Noticed your Goldendoodle scratching more than usual? While a scratch here and there is normal, constant itching could indicate a skin problem.

Here are the top skin concerns for Goldendoodles:

Allergic Dermatitis

Not just a case of sneezes, allergies can cause intense skin irritation and rashes under your doodle’s coat. For allergic dermatitis, identifying and removing the allergen is key, coupled with prescribed medications or special shampoos to soothe the skin.


This condition, caused by mites, Mange can lead to itching, sores, and hair loss. Treatment varies, but good grooming habits typically keep it at bay. Check out our guide for more on managing mange. 

To deal with Mange, a vet-prescribed treatment plan, often involving medicated baths and topical medications, is essential


If your Goldendoodle has fleas, don’t stress. These tiny pests are common but treatable with topical solutions and regular baths. Look for signs like hotspots and scabs to catch them early. 

Goldendoodle suffering from Fleas

If you are facing this issue with your Goldendoodle., a comprehensive approach using topical flea treatments, flea combs, and regular bathing can effectively eliminate these pests.

Remember, regular grooming and a clean environment play a significant role in preventing these skin issues. And, of course, a vet’s guidance is invaluable in ensuring your doodle gets the best care for its specific needs.

6. Goldendoodle Stomach and Digestion Issues

As a loving owner of a Goldendoodle, it’s important to be aware of various health issues that can affect your furry companion, including those related to their stomach and digestion.

Goldendoodle in stomach pain

Do Goldendoodles Have Sensitive Stomachs?

While not universally true for all Goldendoodles, some may have sensitive stomachs, requiring careful attention to diet and eating habits.

The Risk of Gastric Dilatation and Volvulus (GDV)

Groodles are particularly prone to a serious condition called Gastric Dilatation and Volvulus (GDV), where the stomach fills with gas and twists. This blocks both the entrance and exit of the stomach. 

GDV is a life-threatening emergency, with early symptoms like drooling, stretching, gagging, and a bloated stomach. Rapid panting and collapse are signs of progression. Immediate veterinary attention is crucial at the first sign of GDV.

Goldendoodle facing pain and health issues

Post-GDV Surgery Care

Following GDV surgery, which relieves gas pressure and untwists the stomach, your dog will require restricted exercise and frequent, small meals (two to three times daily).

Preventing GDV

To minimize the risk of GDV, feed your dog smaller meals more often, rather than one large meal, and avoid exercising 30 minutes to an hour before and after eating. 

Other Stomach and Digestive Concerns

While some stomach issues in standard Goldendoodles may be minor and temporary, often caused by eating inappropriate items, serious symptoms shouldn’t be ignored. These include frequent vomiting, bloody stools, weight loss, and prolonged loss of appetite. Such symptoms can indicate bloat, infections, or worms. Veterinary care is essential if these symptoms persist, and it’s important to monitor any unusual behavior around meal times.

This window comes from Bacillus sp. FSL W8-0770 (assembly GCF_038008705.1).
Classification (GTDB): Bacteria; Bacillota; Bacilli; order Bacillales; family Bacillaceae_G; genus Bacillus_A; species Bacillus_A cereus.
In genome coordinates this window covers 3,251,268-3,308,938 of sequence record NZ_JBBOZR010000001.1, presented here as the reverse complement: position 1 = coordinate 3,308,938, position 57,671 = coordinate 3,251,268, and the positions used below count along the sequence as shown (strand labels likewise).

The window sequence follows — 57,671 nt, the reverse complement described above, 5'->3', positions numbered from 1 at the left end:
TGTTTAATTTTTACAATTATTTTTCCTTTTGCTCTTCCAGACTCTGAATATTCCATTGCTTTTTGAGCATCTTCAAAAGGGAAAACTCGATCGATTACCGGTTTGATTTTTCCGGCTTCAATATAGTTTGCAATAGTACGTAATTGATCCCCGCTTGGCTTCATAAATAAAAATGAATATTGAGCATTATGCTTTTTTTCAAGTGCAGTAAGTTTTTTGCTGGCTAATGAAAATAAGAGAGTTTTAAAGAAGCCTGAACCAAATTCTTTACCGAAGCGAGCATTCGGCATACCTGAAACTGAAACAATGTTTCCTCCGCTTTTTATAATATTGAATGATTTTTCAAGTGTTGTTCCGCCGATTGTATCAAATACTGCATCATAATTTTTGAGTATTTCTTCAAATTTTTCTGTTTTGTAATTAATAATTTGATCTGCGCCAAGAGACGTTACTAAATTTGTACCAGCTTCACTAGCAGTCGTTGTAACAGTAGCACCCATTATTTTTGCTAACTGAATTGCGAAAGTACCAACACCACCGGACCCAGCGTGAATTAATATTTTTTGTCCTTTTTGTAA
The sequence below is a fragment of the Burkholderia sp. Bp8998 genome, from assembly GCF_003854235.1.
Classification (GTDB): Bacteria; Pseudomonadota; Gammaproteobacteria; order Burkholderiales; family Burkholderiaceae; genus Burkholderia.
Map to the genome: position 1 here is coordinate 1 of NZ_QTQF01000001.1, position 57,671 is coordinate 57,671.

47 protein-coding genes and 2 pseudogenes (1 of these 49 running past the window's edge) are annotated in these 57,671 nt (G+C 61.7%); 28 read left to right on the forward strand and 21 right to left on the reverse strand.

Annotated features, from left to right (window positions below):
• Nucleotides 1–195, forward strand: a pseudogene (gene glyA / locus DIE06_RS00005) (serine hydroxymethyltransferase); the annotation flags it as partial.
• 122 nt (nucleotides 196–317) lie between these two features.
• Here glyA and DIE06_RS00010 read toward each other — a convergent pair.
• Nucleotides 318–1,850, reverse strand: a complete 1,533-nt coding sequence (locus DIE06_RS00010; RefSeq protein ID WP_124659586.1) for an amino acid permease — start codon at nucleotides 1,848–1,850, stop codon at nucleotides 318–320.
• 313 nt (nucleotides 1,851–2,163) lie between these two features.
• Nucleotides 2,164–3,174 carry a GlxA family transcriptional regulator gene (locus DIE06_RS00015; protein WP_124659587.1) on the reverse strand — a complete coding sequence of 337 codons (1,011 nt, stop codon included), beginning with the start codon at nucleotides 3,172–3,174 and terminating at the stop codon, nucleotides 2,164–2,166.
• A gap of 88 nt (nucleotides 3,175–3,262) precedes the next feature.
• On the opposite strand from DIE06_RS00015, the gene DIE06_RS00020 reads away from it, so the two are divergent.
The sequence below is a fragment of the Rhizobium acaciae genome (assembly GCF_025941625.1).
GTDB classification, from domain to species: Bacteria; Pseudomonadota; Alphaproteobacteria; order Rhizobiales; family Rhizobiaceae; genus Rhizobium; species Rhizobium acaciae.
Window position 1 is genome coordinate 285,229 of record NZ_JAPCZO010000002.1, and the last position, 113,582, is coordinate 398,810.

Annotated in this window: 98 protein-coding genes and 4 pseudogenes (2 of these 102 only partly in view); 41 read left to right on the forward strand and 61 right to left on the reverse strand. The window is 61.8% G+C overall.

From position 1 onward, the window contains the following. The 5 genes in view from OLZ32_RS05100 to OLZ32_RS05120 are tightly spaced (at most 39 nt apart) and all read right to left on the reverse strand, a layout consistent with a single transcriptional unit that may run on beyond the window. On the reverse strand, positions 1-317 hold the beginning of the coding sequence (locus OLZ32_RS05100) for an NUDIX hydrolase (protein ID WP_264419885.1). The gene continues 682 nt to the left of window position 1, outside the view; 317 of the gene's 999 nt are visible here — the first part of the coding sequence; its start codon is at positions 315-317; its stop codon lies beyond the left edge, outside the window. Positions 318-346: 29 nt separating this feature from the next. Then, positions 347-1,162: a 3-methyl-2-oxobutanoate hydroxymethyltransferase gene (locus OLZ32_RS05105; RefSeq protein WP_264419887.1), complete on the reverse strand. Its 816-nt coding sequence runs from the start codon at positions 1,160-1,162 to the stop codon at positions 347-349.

7. Hypothyroidism in Goldendoodles

Hypothyroidism is a common condition in dogs where the thyroid gland becomes underactive, leading to a slower metabolism.

Symptoms of Hypothyroidism

A Goldendoodle suffering from this condition might gain weight, seem unusually tired, feel cold more easily, shed excessively, and exhibit a slow heart rate along with high blood cholesterol levels.

Treatment and Management

Fortunately, hypothyroidism can be managed effectively with oral thyroid replacement hormones. It’s important to note that this treatment is not a cure; it’s a lifelong commitment, meaning your Goldendoodle will need to stay on this medication permanently to maintain its health.

Health IssueDescriptionPrevention/Management
Gastric Dilatation and Volvulus (GDV)Stomach fills with gas and twists, blocking entrances.Feed smaller, frequent meals; avoid exercise around eating times.
HypothyroidismUnderactive thyroid gland leading to slower metabolism.Lifelong oral thyroid replacement therapy.
Joint ProblemsIncludes hip and elbow dysplasia, and degenerative myelopathy.Anti-inflammatory medication, supplements, possible surgery.
Eye IssuesProblems like infections, dryness, allergies, and Progressive Retinal Atrophy (PRA).Professional treatment, special eye drops, antioxidants for PRA.
Ear InfectionsDue to moisture, bacterial growth, or ear mites.Regular cleaning, high-quality ear rinse.
Skin ConditionsAllergic dermatitis, mange, and fleas leading to itching and sores.Grooming, medicated baths, topical treatments.
Dilated Cardiomyopathy (DCM)Genetic heart condition leading to enlarged heart.Medical management, specific medications.

The Takeaways

While Goldendoodles bring a bundle of joy and energy into our lives, it’s crucial to be mindful of their health. 

These adorable dogs can be prone to issues like eye conditions, joint problems, heart diseases like DCM, ear infections, skin ailments, and stomach and digestion complications, including the risk of GDV. 

Even though hypothyroidism is a lifelong condition requiring continuous management, most of these health concerns can be effectively addressed with early detection, proper care, and regular veterinary check-ups. 

As responsible pet parents, staying informed and proactive about your Goldendoodle’s health ensures a happier, healthier life for your furry companion.

Sarah-Brown Founder Goldendoodle Hub

About Author

Sarah Brown is a Goldendoodle enthusiast. Her content makes the general audience aware of pet care, adoption, rescue, grooming, healthcare, and overall well-being. With a heart full of love and a mind rich with knowledge, she is the go-to guru for all things Goldendoodle.